"Swing It Far" is another highlight, starting off with a spoken word section over some minimal keyboard before developing some of the most gorgeous melodies I've ever heard on a Tull- related project. Midway through the track a more uptempo (though no less catchy) melody is introduced, and for the rest of the song the two motifs play off of one another, which proves very successful. Prettiness is juxtaposed against rock motifs and punky lyrics with perfect balance.

"Adrift and Dumbfounded" returns to a classic sound with liberal use of classic rock organ and of course the omnipresent acoustic guitar. Crashing guitar chords assist as well, giving the track a very dramatic feel, and some great guitar and flute soloing in the second half of the track recalls (if only briefly) the instrumental hijinks of past Tull releases.

"Old School Song" starts with another pseudo-quote of the original TAAB, though like in "From a Pebble Thrown" this is quickly diverged from. "Old School Song" has a kind of tension to it, with terse, punchy playing and vocal delivery replacing the somewhat languid attitude of many of the previous tracks. Another incredibly catchy chorus adds to the track's charm, and overall it's a very winsome little track before it suddenly cuts off.

"Wooten Basset Town" comes next, bringing a haunting, melancholy air to replace the frenetic style of the previous track. A dark string part perfectly backs up some of Anderson's most emotive singing on the album, and a spare but driving guitar part gives the track a bit of extra bite. Typically excellent flute playing also appears on the track, though it's used in a decidedly supporting role that adds to the overall sound while not ever really stepping totally into the limelight.

A series of short tracks follow, with "Power and Spirit" featuring some almost classical melodies before guitar and organ rise up behind some exceptionally powerful singing to create a motif that again reminds the listener of parts of Aqualung. "Give Till it Hurts" follows, featuring some folky guitar playing and an almost country or bluegrass twang. "Cosy Corner" consists of a spoken word bit over some pastoral, courtly horn parts. "Shunt and Shuffle" closes out this quartet of songlets, and its probably the most developed of them. "Locomotive Breath"-esque riffs interspersed with flute and piano give the track a hard rocking, "classic- Tull" feel, despite the fact that this is technically an Ian Anderson solo release.

"A Change of Horses" is the longest song on the album, and quite a bit folkier than much of what appears on the album. With some incredible melodic flute playing and a pretty significant part from what sounds like an accordion, the track has a very distinctive sound, coming off as cinematic, folky, and dramatic all in one. An extended instrumental section in the middle of the track only helps to enhance this pseudo-film-score feel, and it really helps to highlight how many different styles Ian Anderson can pull off. At times it even comes off as rather jazzy. A very impressive track and another killer song on an album full of great songs.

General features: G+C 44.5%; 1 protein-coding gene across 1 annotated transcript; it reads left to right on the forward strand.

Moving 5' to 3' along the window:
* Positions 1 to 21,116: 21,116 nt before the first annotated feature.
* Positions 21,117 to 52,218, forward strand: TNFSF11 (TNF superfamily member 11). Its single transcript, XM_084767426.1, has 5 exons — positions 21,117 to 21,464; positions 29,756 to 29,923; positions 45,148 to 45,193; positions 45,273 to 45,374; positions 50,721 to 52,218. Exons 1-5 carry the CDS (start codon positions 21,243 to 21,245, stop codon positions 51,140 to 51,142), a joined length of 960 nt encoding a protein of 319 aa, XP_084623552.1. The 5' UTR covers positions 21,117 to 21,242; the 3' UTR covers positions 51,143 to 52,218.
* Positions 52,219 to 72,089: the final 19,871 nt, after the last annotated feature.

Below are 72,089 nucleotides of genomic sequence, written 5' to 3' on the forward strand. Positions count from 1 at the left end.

"Confessional" starts off as many of the tracks here do, with a rather sedate, pastoral blend of guitar and vocals. However, "Confessional" builds in intensity as it continues, introducing a variety of keyboard parts as well as drums and eventually organ and guitar as well. At the end of the track there's a bit of an instrumental section that serves as a kind of interlude before "Kismet in Suburbia" begins. With very cleverly rhymed lyrics and some more riffing reminiscent of Aqualung (ironic that the sequel to TAAB should have so many sonic similarities to another classic Tull album), "Kismet?" has a very climactic tone to it and as a result it serves very well in its role as the album's penultimate track. Another short little instrumental makes an appearance towards the end of the track, setting up for the album's final track.

"What-Ifs, Maybes, and Might-Have-Beens" closes the album off quite nicely, reprising some themes from "From a Pebble Thrown" as well as various other songs from the album to give TAAB 2 a nice feeling of circularity. There's even an amusing not to the original Thick as a Brick, with a quote of the final lines of that album with a playful "2" tacked on. It's a charming little nod to the first album that reminds the listener of TAAB 2's origins as well as sets it apart from its progenitor. A fine ending for an excellent album.

So overall, I have to conclude that Thick as a Brick 2 is as good as it possibly could have been. By drastically diverging from the first instead of merely rehashing it, Ian Anderson has created an excellent album that can hold its own as a sequel to one of the greatest albums ever made or simply stand up in its own right as an excellent modern progressive rock album. I myself will admit that I certainly had reservations when this album was announced, but I am pleased to say that my fears have been allayed. Highly recommended.


Review by zravkapt
SPECIAL COLLABORATOR Honorary Collaborator